Coal company reacts negatively to EPA's Clean Power Plan

St. Louis, Missouri -- - Arch Coal, Inc., U.S.'s second largest coal producer, issued the following statement in response to the U.S. Environmental Protection Agency's final "Clean Power Plan" rule. "The Administration seems increasingly desperate to salvage an ill-advised and poorly designed rule, which won't work, won't pass muster with states, and won't stand up to legal scrutiny," said Deck Slone, Arch's senior vice president of strategy and public policy.

"Even prior to the expensive overhaul announced today, seven governors had stated that they did not plan to comply. That number seems certain to grow as other governors realize that, rather than fix the rule, EPA has in many ways made matters worse."

In addition, more than 20 states are already preparing to challenge the rule in court.

Previously, NERA Economic Consulting reported that the proposed rule would cost as much as $479 billion, and that it would drive up electricity rates by double digits in 43 states. If anything, the overhauled rule threatens to push costs and power prices even higher.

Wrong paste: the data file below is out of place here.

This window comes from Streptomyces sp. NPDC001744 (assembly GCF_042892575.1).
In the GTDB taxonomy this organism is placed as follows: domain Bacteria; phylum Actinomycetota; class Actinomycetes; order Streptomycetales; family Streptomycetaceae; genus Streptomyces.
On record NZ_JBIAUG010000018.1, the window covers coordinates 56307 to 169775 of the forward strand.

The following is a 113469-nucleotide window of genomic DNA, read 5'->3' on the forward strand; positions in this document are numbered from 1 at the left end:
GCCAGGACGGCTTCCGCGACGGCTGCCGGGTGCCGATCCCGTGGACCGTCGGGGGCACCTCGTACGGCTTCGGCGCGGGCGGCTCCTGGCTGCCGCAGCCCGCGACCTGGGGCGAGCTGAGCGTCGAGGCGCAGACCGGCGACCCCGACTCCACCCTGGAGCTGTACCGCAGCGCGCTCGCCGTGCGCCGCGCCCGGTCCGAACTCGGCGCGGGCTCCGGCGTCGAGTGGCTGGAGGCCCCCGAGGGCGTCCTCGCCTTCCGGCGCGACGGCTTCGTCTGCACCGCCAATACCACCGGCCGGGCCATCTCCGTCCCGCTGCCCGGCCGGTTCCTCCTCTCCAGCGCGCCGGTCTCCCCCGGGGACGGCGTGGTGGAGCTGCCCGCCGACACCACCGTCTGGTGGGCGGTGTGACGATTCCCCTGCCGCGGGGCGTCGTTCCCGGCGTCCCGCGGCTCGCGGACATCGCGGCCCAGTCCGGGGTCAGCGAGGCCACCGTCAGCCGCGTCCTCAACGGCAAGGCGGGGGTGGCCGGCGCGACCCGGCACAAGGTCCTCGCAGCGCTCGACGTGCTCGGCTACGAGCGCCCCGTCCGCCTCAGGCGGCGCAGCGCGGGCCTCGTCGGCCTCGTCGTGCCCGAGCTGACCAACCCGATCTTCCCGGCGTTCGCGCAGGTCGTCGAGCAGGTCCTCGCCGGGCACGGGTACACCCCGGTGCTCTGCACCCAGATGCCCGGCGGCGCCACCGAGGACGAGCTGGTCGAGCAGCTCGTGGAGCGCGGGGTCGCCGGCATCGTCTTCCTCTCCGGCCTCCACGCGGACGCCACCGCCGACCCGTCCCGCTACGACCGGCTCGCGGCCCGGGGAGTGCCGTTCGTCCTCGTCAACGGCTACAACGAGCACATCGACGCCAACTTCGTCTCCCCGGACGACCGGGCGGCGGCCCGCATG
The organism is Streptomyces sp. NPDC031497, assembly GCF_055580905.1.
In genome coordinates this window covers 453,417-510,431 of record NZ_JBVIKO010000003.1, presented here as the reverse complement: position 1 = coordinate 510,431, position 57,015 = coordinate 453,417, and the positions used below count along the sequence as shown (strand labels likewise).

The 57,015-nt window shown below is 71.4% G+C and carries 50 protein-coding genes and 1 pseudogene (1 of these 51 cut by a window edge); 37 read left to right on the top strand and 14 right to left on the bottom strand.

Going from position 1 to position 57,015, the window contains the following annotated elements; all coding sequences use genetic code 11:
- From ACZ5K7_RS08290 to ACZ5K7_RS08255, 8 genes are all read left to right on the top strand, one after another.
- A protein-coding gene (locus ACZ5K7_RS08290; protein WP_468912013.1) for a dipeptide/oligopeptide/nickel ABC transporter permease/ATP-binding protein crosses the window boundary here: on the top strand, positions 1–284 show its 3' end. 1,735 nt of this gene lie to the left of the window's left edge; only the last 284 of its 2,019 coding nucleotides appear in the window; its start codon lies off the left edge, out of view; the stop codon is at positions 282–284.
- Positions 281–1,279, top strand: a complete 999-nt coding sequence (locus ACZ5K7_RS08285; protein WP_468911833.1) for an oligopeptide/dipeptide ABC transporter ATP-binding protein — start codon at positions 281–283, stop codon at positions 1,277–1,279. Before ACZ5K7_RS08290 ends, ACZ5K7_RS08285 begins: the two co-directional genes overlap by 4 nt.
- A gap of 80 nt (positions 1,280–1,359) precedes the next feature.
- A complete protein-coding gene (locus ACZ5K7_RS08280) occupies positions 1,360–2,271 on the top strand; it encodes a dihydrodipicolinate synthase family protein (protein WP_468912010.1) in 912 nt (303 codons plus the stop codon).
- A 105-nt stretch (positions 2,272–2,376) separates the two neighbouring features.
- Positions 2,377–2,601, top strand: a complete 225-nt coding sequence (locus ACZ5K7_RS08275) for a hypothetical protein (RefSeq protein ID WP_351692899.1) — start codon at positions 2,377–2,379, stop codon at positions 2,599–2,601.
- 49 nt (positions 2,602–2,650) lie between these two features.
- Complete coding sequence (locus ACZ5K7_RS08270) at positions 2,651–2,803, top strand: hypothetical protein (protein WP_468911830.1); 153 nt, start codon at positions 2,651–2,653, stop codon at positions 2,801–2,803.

Arch Coal believes that premature and costly regulations are not the answer to addressing climate concerns. Instead, Arch urges the Administration to ramp up dramatically its investments in low-carbon fossil fuel technologies, which currently total just a small fraction of overall government spending on energy.

"China, India and the rest of emerging Asia are building their economies on fossil fuels generally and coal specifically, which they view as their most affordable, reliable and secure energy option," Slone said. "To truly address the threat of climate change, these countries will need low-cost, low-carbon mitigation tools for fossil fuels. The Administration's rule will do nothing to deliver such tools and could in fact slow their development here in the West, even as it hurts American ratepayers, American businesses and American competitiveness."

"We urge states to contest the rule vigorously and to defend their longstanding authority to manage their electric power systems in the way they deem most cost-effective, prudent and wise," Slone said.


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